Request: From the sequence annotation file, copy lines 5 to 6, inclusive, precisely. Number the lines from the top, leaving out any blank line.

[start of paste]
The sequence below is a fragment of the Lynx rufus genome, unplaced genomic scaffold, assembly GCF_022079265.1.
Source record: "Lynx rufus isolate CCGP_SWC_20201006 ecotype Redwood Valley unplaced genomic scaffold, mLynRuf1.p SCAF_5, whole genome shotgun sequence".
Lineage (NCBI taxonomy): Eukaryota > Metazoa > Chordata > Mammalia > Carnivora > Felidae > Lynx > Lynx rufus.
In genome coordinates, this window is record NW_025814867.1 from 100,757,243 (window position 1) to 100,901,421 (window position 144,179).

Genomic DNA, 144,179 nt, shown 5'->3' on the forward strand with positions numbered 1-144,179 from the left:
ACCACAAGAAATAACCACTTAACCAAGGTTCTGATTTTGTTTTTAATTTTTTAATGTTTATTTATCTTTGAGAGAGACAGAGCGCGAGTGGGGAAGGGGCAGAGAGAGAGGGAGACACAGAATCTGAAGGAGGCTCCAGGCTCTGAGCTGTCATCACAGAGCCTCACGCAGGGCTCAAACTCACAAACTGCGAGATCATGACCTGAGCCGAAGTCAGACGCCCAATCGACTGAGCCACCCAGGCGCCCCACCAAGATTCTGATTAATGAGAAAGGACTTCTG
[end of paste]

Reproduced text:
Genomic DNA, 144,179 nt, shown 5'->3' on the forward strand with positions numbered 1-144,179 from the left:
ACCACAAGAAATAACCACTTAACCAAGGTTCTGATTTTGTTTTTAATTTTTTAATGTTTATTTATCTTTGAGAGAGACAGAGCGCGAGTGGGGAAGGGGCAGAGAGAGAGGGAGACACAGAATCTGAAGGAGGCTCCAGGCTCTGAGCTGTCATCACAGAGCCTCACGCAGGGCTCAAACTCACAAACTGCGAGATCATGACCTGAGCCGAAGTCAGACGCCCAATCGACTGAGCCACCCAGGCGCCCCACCAAGATTCTGATTAATGAGAAAGGACTTCTG